Neil Ferguson’s … team at Imperial College London found that, overall, Britons who catch Omicron are between 15 and 20 per cent less likely to be admitted than those who get Delta.
But the real-world analysis, of more than 300,000 people between December 1 and 14, found the chance of having to stay in the NHS overnight was even lower, with a reduced risk of between 40 and 45 per cent. …
For an unvaccinated person who has never had Covid and has no immunity, there was a 10 per cent lower risk of being hospitalised with Omicron compared to Delta.
For someone who has been recently infected, the chance of hospitalisation was slashed by 69 per cent in both vaccinated and unvaccinated people. …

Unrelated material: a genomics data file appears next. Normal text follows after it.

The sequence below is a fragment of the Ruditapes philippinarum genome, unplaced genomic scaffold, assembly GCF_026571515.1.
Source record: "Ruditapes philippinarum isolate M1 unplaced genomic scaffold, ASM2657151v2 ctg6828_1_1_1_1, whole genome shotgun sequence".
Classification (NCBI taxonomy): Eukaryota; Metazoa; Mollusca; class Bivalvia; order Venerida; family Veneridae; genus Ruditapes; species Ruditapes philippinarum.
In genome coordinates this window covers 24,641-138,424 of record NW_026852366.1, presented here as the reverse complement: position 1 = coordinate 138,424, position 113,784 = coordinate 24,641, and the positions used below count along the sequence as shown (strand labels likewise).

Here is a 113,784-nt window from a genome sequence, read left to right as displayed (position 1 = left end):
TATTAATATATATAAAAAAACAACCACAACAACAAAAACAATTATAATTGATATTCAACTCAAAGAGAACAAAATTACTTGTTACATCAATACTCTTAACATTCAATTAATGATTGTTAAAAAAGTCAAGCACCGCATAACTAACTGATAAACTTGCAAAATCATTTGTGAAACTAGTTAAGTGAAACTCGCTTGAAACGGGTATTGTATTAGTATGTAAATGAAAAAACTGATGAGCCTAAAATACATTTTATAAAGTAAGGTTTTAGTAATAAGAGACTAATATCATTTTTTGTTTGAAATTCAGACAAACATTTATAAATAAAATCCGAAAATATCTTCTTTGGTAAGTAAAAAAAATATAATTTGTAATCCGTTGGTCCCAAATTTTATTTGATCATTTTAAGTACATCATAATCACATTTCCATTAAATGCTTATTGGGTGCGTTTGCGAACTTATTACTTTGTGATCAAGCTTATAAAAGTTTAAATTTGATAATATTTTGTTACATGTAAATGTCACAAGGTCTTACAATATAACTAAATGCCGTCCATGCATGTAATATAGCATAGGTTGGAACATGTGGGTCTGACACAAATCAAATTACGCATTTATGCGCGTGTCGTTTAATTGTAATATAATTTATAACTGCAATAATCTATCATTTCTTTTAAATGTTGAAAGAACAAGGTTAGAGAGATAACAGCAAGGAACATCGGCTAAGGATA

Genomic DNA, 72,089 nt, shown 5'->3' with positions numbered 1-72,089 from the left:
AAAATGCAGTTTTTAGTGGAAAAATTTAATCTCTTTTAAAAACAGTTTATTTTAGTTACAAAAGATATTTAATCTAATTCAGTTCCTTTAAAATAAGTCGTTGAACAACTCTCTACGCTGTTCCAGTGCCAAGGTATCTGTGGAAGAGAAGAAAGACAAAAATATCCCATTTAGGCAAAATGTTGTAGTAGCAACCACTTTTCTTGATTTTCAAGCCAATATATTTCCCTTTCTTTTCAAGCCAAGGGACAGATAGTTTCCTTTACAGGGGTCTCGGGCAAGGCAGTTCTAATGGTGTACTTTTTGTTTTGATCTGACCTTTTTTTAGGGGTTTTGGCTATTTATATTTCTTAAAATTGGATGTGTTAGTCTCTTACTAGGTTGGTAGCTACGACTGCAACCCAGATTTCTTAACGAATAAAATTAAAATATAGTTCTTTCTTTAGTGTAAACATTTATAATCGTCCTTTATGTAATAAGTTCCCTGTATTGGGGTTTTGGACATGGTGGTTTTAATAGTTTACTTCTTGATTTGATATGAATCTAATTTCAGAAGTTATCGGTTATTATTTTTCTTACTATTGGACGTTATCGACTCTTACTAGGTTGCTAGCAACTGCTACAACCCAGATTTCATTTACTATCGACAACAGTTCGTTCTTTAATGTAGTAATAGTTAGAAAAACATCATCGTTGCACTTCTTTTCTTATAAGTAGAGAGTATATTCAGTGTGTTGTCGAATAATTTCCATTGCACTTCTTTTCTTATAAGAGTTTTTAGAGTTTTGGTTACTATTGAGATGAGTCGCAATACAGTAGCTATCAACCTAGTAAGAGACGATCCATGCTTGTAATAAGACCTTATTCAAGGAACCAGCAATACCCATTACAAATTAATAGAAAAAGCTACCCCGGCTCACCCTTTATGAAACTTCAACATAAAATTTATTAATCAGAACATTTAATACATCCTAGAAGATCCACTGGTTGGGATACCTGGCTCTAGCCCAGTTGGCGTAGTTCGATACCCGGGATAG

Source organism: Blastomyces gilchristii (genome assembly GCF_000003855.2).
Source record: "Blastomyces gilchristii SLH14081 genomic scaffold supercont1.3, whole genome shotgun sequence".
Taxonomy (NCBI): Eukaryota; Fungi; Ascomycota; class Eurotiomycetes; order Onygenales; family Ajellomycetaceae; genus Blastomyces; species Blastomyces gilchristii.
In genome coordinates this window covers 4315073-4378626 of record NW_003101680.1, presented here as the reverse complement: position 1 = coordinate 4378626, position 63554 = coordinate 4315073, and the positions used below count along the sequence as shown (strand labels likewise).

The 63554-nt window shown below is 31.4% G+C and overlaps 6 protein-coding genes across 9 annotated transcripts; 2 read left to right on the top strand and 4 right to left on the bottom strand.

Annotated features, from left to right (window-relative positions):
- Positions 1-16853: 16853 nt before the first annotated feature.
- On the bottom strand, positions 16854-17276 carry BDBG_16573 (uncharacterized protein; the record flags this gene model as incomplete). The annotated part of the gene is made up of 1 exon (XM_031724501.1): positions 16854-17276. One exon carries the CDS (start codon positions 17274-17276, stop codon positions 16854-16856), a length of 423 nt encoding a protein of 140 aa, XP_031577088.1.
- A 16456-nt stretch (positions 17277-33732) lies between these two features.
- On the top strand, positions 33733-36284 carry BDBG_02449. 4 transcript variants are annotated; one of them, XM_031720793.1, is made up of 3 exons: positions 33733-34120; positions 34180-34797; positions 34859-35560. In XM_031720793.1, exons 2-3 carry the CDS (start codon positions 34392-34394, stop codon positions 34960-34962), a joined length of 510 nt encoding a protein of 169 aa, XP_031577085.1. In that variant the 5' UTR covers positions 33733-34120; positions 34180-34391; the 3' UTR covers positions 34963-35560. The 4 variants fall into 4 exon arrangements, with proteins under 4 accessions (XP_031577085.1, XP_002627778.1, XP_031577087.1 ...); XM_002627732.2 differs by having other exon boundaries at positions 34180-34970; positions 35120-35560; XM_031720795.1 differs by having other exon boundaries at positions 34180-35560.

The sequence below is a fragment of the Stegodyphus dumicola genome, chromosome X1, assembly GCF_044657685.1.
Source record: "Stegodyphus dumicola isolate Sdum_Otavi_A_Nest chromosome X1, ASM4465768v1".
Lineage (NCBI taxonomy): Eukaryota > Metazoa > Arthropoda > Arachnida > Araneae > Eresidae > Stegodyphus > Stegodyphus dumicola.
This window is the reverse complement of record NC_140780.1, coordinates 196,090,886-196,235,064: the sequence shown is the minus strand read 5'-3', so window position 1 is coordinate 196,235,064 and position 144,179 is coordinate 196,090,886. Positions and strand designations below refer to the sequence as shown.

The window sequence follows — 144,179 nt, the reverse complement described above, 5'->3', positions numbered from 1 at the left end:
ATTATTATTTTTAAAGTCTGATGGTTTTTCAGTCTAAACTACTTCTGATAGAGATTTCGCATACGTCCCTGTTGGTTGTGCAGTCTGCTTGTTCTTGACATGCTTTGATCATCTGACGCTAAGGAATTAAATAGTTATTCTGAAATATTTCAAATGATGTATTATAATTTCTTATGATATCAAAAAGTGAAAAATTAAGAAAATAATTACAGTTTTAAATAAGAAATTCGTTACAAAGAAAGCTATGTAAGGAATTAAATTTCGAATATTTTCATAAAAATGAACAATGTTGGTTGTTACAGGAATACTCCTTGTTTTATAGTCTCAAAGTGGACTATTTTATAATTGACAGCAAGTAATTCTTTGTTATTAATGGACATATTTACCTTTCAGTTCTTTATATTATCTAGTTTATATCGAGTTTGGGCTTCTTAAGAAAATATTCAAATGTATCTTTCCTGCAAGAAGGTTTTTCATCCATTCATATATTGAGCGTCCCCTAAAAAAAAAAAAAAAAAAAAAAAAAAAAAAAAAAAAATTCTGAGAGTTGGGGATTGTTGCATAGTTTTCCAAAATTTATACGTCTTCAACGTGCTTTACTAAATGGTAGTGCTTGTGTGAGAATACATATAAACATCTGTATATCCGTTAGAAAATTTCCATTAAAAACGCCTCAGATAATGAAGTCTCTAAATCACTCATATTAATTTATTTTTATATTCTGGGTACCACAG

University of Edinburgh researchers found the risk of being hospitalised with Omicron was 65 per cent less with Omicron than with Delta.
So omicron is milder than delta, but not dramatically.
The general population in England is mostly vaccinated (but mainly early in the year, so it’s mostly worn off) and less than half boosted during the period of this data. The chance of hospitalization for someone in the general population is reduced by about 10%. So we might conclude that boosting is only reducing your chance of hospitalization due to omicron by about 20 – 50%, being generous with how many were boosted. Not very impressive. Wouldn’t you be better off with ivermectin?